The Truth Behind Minnesota’s Declining Abortion Rate

Last week, the Minnesota Department of Health released its annual reportdetailing the number of abortions performed in Minnesota, showing once again that the termination rate in Minnesota is declining. 
Scott Fischback
The state’s largest anti-choice organization, Minnesota Citizens Concerned for Life, immediately took credit for the drop, citing the introduction of the Positive Alternatives program, put in place in 2005 by the “Positive Alternatives Act”, which promises to provide “resources” to convince women and girls with unintended pregnancies to carry a pregnancy to term rather than choose abortion.
“These decreasing abortion numbers confirm that MCCL’s efforts to educate and to provide alternatives for women are working,” said MCCL Executive Director Scott Fischbach in a press statement. “The numbers speak for themselves: Positive Alternatives is providing women with the resources and support they need to choose life for their unborn babies. More women and teens are rejecting the abortion industry’s message that abortion is the answer to an unexpected pregnancy.”
Sadly, the only evidence the MCCL can offer as to the effectiveness of the Positive Alternatives program is the state-collected numbers on terminations performed in Minnesota. And when I contacted Positive Alternative’s Coordinator Mary Bochek, she informed me that the program does “not gather data on whether grantees follow program participants throughout their pregnancies to determine if they avoid abortion.” It’s rather difficult to claim that a program is responsible for a specific effect if the program fails to gather data on its impact on that effect.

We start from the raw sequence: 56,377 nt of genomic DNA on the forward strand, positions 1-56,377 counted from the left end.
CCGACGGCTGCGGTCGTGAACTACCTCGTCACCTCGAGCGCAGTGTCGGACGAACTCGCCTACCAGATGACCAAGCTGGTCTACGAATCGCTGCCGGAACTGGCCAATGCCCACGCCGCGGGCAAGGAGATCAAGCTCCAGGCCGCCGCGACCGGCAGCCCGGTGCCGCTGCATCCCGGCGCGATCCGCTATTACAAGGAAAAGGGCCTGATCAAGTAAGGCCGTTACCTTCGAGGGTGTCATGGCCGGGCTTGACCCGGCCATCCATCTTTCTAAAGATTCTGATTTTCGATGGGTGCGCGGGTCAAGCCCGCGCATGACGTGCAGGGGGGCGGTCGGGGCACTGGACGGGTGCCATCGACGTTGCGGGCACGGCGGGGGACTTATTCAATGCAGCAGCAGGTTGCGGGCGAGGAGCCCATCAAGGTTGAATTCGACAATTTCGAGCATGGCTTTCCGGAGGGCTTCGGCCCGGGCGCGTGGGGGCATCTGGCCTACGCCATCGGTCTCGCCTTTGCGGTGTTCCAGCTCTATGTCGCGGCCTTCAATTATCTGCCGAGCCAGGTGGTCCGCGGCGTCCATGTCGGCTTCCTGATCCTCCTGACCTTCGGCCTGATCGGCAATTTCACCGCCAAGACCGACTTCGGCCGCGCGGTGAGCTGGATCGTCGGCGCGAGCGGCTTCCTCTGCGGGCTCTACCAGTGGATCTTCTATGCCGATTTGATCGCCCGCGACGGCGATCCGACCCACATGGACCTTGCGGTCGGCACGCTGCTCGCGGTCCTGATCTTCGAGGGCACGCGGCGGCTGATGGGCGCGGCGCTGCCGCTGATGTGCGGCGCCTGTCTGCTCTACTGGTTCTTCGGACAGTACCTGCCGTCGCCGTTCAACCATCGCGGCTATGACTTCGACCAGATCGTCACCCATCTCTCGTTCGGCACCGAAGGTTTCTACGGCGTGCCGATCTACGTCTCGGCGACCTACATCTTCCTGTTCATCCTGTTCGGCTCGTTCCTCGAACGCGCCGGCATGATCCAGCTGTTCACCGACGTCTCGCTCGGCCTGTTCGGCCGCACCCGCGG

Further, as RH Reality Check’s Senior Political Reporter, Robin Marty, commented, Minnesota’s declining abortion rates are and ongoing trend that seem to track its declining birth rates, and follow a nationwide trend which other authors have attributed to increased access to birth control and better sexual and reproductive health education.
Unfortunately, using data from that annual report, it’s difficult to gain an accurate picture of termination rates as the rate in the Annual is determined by comparing the number of abortions performed in Minnesota with the number of total female RESIDENTS of Minnesota. And as the Positive Alternatives program grantees are most likely to service residents of the state, a more accurate picture can be gained by reviewing the states health statistic annual summaries – which contain information on Minnesotan residents, including the number of female residents; the number of reported pregnancies, of live births, and of induced abortions; and the state pregnancy rate – and data from PRAMS includes the rates of unintended pregnancy for Minnesota residents. Using this data, one can extrapolate the abortion rate per resident woman in the state, and the abortion rate per pregnancy:
As the chart above shows, the rates of pregnancy and abortion follow and almost identical slope. Where we do see a slight differentiation between the pregnancy rate and the abortion rate per pregnancy, we also notice a steep drop in the rate of unintended pregnancy. Interestingly enough, though Minnesota has been providing grants to organizations providing family planning services to Minnesotans since 1978, outreach efforts and client services have expanded in recent years. Further, in 2002, Minnesota applied for a 1115 Family Planning Waiver from the Center for Medicare and Medicaid Services, which was granted in 2004 and took effect in 2006. These increases in family planning efforts coincide directly with the drop in unintended pregnancy rates.
If MCCL truly wants to reduce the number of abortions in Minnesota, perhaps it should focus its efforts on providing quality sexuality and reproductive health education to Minnesotans, as well as making contraception more accessible. Both have been shown to reduce rates of unintended pregnancy, which, unlike the Positive Alternatives program, has actually been shown to reduce abortion rates.

© Heather Parker and Antigone Awakens, 2012-2013.


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